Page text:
Happy President’s Day!

One of our most beloved President is George Washington who was born on February 22, 1732. He is known as, “Father of our Country”. According to Christie Matte form About.Com, “ U.S. Presidents Day, officially known as Washington’s Birthday, is a federal holiday in the United States and is celebrated on the third Monday of February. In 2008, Presidents Day falls on February 18.”  This holiday is to honor our first president who became role models for many U.S. presidents who came into power after him.  To show respect for this well loved president federal buildings, banks, and schools are closed.  For some people they do not know why or even care about the man behind the holiday.  For those of you who are interested, here is a repost from the National Archive.com.By George, IT IS Washington’s Birthday!
By C. L. Arbelbide

The Original “American Idol”

Painting by Gilbert Stuart

Historic dates, like stepping stones, create a footpath through our heritage. Experienced by one generation and recalled by those to come, it is through these annual recollections that our heritage is honored. In 1879 the Forty-fifth Congress deemed George Washington’s birth date, February 22, a historic date worthy of holiday recognition.

Washington was a man of his time: a farmer, a soldier, and an owner of slaves. Named commander-in-chief of the American Continental army, he led the colonies to victory over England, securing independence for an infant nation. His political leadership led to his election as president of the 1787 Constitutional Convention. Once the states ratified the Constitution, he was elected the first President of the United States, completing two terms.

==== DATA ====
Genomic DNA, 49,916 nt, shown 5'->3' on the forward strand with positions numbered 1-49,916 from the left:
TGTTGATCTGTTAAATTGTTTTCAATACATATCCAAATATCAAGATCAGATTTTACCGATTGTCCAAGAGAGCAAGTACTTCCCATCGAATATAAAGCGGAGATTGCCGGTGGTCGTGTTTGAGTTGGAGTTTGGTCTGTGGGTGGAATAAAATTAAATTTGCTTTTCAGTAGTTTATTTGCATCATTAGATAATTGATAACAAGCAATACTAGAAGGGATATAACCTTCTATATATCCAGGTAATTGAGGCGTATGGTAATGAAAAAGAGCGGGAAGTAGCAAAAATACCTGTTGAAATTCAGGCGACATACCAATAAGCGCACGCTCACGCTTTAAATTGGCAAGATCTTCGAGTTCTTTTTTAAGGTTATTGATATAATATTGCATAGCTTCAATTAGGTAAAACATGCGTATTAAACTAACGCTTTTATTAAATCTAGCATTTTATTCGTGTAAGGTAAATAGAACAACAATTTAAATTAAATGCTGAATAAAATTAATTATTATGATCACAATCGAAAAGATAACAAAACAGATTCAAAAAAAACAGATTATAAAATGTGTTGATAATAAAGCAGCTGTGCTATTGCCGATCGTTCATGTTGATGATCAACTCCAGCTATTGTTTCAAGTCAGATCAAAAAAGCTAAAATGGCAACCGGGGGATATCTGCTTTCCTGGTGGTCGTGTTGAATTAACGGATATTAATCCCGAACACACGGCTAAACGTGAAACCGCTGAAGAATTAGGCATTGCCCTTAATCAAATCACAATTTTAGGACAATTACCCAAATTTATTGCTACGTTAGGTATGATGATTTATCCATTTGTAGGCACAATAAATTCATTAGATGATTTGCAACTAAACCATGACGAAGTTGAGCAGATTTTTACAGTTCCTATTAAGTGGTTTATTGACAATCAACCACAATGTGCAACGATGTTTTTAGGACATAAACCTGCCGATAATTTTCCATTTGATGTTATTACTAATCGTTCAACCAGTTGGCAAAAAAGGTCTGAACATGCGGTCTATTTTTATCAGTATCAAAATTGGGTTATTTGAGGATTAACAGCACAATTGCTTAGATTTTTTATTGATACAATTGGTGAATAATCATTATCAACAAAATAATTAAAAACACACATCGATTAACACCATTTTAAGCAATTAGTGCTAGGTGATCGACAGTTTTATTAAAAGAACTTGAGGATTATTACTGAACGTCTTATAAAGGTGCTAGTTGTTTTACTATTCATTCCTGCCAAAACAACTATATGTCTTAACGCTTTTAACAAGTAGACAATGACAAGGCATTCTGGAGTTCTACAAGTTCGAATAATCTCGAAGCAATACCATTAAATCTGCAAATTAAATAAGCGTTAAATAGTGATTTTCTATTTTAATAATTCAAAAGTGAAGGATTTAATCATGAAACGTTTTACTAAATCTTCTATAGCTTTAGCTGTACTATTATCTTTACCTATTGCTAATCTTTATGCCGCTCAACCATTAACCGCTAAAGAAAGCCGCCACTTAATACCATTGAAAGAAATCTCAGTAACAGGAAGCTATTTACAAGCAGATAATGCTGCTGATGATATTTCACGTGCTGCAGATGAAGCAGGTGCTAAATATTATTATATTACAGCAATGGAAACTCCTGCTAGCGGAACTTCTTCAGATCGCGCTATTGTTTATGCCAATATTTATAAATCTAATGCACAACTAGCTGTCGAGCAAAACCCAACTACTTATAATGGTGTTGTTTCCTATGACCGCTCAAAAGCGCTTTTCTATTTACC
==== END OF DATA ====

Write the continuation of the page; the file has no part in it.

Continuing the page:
Everything about George Washington was entwined with the evolution of a young nation. His name was associated with virtue, honesty, strength, courage, and patriarchal leadership. Schools, bridges, towns, the national capital, and even a state were named in his honor.

His likeness graced currency, stamps, sculptures, and paintings. Manufacturers deemed his image as public property. Historian William Ayres has stated that Washington must “surely hold the record for the number of times the image of a historical figure appeared on goods made for the American home.”

At six-feet, two and a half inches tall, Washington’s presence enhanced his political stature. Succeeding generations found significant ways to periodically resurrect his memory, including the centennial birthday celebration of 1832 and the laying of the Washington Monument’s cornerstone sixteen years later (1848). Close on the heels of the national centennial celebration of 1876, a patriotic colonial revival followed and, before the end of the century, a centennial observance of his death in 1899. With the 1930s carving of his likeness in stone on Mount Rushmore and the posthumous promotion to the rank of six-star General of the Armies in 1976, the numerous tributes continued to reaffirm George Washington’s place as the original “American Idol.”


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